Resume Writing Tips for an Internal Promotion by Kim Isaacs So, you’re going for the big promotion and think you have a very good shot. Either way, give yourself an edge by submitting a hard-hitting resume and proposal package that proves you’re the perfect candidate for the job.
Follow these tips to make sure your promotion goes through: 1. Even if you’re a model employee, there may be other candidates ready to nab the position.
Also, you may know what a great job you do, but your employer may not fully realize your potential.
So treat the opportunity for a promotion as you would for any job opportunity that strongly interests you, and take your approach very seriously. As you’re updating your accomplishments, keep in mind the position you’re applying for, and tie in accomplishments that would be important in the new position.
For example, if you’re a retail sales associate seeking an assistant manager’s position, write about leadership accomplishments like training new employees, increasing sales, improving customer service, cutting costs, improving merchandising, and working overtime to complete special projects. Include an “Expertise” or “Key Skills” section in your resume, and add skills that would be important in the new position. Many employees going for internal promotions don’t bother with a cover letter if they haven’t been asked to submit one.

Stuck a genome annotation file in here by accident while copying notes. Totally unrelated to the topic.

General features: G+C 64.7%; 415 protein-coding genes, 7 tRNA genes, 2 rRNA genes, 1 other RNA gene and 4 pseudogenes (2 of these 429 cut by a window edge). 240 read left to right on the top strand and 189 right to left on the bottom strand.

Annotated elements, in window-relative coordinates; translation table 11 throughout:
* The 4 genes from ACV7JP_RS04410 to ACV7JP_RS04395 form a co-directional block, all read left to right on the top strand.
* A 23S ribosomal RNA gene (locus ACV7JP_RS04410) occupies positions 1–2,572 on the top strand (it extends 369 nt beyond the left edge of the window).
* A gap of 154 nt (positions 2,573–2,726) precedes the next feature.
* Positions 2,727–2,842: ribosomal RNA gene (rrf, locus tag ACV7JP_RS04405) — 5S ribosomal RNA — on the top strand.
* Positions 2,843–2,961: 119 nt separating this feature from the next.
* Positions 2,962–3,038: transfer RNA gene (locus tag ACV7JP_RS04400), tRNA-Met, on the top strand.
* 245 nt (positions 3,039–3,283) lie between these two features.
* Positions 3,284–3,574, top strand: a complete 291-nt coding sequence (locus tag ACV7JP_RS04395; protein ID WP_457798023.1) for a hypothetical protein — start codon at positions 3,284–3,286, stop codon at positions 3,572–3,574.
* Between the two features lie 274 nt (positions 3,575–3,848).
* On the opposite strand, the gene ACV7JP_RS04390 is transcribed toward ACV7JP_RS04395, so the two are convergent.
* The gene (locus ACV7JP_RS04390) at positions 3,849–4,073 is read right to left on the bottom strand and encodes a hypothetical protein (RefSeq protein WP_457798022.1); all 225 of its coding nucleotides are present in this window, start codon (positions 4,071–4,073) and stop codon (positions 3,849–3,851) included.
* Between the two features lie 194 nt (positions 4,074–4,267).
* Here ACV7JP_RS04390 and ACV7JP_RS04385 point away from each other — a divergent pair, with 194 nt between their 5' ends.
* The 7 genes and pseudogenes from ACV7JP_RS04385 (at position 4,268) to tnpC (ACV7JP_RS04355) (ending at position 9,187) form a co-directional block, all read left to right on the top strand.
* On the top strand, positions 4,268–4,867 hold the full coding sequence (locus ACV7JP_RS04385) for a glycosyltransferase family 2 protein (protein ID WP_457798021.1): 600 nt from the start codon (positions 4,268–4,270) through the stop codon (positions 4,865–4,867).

The idea is for your employer to start envisioning you in your new position. A brief, keyword-rich list of your related skills will help the hiring manager see that you have the skills to do the job. You’re not only going to write a letter, but a powerful job proposal that is sure to put all eyes on you (in a good way).
A job proposal outlines how you would contribute to the operation if you were promoted.
First state your interest in the promotion, followed by a bulleted list of what you expect to accomplish if given the opportunity.
This is your chance to show that you fully understand the challenges of the position and are ready to take them on.
Your proposal can include list of problems/challenges you will face, your intended actions or approach, and the benefits to the employer. If the position has been opened up to outside candidates, use your loyalty to the employer as one of your key selling points.
Provide examples of anticipated results, along with a timeline of when you expect to accomplish them. As an insider, you’ve already shown that you are dedicated to the employer.
You’re committed to the employer’s success, as your resume’s accomplishments indicate.